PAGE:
ONS research: Pension scheme membership lowest since 1950s

Active membership in workplace pension schemes fell to 8.3 million in 2010, according to research by the Office for National Statistics (ONS).

The figures, from the Occupational pension schemes survey 2010, are the lowest since the 1950s.

Of the active members, 5.3 million were in public sector schemes and three million were in private sector schemes.

For private sector defined benefit (DB) pension schemes, the average contribution rate in 2010 was 5.1% for employees and 15.8% for employers.

For private sector defined contribution (DC) pension schemes, the average contribution rate in 2010 was 2.7% for employees and 6.2% for employers.

Joanne Segars, chief executive at the National Association of Pension Funds (NAPF), said: “It is astonishing that pension scheme uptake has slumped to such a low level, and with a greying population living longer and longer, it is the last thing our society needs.

“The exodus is especially noticeable in the private sector, where confidence in pensions is running at a record low. People are being put off by stock market turmoil, falling annuities, and mistrust of the pensions industry’s fees and charges.

“While it is understandable that spending gets prioritised during difficult times, it is essential that people do not forget about their retirement. The UK is on a collision course with its own old age.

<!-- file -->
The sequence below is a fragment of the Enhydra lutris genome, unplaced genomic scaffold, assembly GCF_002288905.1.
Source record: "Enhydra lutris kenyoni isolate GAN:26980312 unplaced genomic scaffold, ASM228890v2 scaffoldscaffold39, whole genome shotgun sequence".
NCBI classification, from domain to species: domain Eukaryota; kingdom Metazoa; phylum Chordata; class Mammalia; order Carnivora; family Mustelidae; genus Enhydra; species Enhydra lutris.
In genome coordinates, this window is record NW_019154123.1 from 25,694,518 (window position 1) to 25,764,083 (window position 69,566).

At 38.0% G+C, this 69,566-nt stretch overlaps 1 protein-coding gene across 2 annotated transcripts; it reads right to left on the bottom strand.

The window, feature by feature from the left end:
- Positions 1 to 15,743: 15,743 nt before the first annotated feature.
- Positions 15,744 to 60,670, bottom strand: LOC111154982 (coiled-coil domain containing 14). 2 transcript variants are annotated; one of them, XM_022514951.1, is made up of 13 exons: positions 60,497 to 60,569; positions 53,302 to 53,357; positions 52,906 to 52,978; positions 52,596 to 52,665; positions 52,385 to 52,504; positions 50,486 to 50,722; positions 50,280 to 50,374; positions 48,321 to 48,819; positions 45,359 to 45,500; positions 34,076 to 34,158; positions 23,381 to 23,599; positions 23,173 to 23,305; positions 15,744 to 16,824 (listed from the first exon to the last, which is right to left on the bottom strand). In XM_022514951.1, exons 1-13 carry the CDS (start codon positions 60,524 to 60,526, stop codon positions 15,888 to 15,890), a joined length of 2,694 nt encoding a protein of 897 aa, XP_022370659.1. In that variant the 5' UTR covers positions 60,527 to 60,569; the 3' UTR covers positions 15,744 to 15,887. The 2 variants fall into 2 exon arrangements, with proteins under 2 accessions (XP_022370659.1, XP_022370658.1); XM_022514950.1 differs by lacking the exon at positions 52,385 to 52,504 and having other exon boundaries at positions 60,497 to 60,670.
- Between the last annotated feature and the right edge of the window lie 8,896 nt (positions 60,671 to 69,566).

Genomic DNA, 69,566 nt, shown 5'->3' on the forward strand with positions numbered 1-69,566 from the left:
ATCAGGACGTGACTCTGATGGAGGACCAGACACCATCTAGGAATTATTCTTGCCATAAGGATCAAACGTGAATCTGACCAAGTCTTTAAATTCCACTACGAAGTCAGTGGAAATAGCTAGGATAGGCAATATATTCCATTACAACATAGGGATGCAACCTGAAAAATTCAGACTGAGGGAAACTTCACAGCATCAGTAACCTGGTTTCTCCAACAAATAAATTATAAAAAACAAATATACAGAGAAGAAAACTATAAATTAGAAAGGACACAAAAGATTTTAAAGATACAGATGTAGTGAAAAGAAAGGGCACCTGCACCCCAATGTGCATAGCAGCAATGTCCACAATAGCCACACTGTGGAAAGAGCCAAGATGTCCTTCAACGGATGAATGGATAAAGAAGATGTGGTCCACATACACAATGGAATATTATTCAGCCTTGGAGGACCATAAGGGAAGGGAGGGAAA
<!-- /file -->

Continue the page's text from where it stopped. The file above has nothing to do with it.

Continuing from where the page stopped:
“People are living almost a decade longer than they were in the mid-1950s, but they simply are not saving enough for their old age. Those who quit their pensions could be storing up cash problems for later in life.

“Landmark reforms to auto-enrol all workers into a pension scheme from next year will make a big difference. Five to nine million people are set to save into a pension scheme for the first time, or to save more.

“This is a huge opportunity to get the UK back on the right track, and the government needs to do all it can to help ensure these reforms are a success. It must not delay these reforms, or exclude smaller businesses from them. It also needs to explain the benefits of a pension, and to bolster trust and confidence in the system.”

Paul Jayson, partner at Barnett Waddingham, added: “The survey illustrates the continued crumbling of the UK’s once fine pension system, specifically in respect of pension provision in the private sector.

“Access to an occupational pension scheme generally reflects a degree of paternalism by an employer towards its staff. The continued reduction of employees covered by such schemes reflects not only a shift in employers’ attitudes towards providing retirement benefits to their workers but also significantly lower contributions being made to fund future benefits.

“For those of us who have worked in the pension industry for many years it is sad to see how increased cost and legislative burdens have caused employers to turn their backs on providing good pension benefits to their staff. The government’s something-is-better-than-nothing attitude with auto-enrolment will do nothing to reverse this trend.”

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